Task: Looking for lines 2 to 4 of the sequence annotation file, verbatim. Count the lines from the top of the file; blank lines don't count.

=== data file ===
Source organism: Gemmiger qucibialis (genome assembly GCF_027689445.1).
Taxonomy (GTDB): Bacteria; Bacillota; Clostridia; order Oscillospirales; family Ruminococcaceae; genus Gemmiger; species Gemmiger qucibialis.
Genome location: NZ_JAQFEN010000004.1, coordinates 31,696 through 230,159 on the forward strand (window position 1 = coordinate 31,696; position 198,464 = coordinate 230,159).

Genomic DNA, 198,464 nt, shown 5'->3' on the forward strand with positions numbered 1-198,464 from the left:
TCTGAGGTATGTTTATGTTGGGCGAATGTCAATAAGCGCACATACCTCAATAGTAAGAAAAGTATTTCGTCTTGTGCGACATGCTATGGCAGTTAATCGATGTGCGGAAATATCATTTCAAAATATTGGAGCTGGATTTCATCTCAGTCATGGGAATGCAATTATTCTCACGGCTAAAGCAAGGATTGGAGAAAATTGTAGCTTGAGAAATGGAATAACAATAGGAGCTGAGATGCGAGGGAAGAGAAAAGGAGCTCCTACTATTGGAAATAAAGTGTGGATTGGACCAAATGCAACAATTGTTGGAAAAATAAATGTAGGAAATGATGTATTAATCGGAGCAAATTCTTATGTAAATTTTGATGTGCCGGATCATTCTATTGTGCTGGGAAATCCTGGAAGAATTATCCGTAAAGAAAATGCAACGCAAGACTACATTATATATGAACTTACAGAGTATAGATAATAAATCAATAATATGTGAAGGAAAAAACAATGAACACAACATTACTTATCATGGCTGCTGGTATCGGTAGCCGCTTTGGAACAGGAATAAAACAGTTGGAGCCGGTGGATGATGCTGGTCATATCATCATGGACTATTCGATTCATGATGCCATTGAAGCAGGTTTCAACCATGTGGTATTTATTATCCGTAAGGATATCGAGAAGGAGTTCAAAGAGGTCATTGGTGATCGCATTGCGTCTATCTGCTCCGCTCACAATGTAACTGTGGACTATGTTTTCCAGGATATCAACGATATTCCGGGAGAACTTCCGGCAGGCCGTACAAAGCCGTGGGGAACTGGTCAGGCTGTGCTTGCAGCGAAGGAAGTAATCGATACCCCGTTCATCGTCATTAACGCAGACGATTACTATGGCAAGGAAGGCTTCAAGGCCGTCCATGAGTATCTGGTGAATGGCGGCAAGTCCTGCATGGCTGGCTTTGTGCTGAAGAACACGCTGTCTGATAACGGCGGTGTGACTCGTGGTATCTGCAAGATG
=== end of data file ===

Taxonomy (GTDB): Bacteria; Bacillota; Clostridia; order Oscillospirales; family Ruminococcaceae; genus Gemmiger; species Gemmiger qucibialis.
Genome location: NZ_JAQFEN010000004.1, coordinates 31,696 through 230,159 on the forward strand (window position 1 = coordinate 31,696; position 198,464 = coordinate 230,159).

Genomic DNA, 198,464 nt, shown 5'->3' on the forward strand with positions numbered 1-198,464 from the left: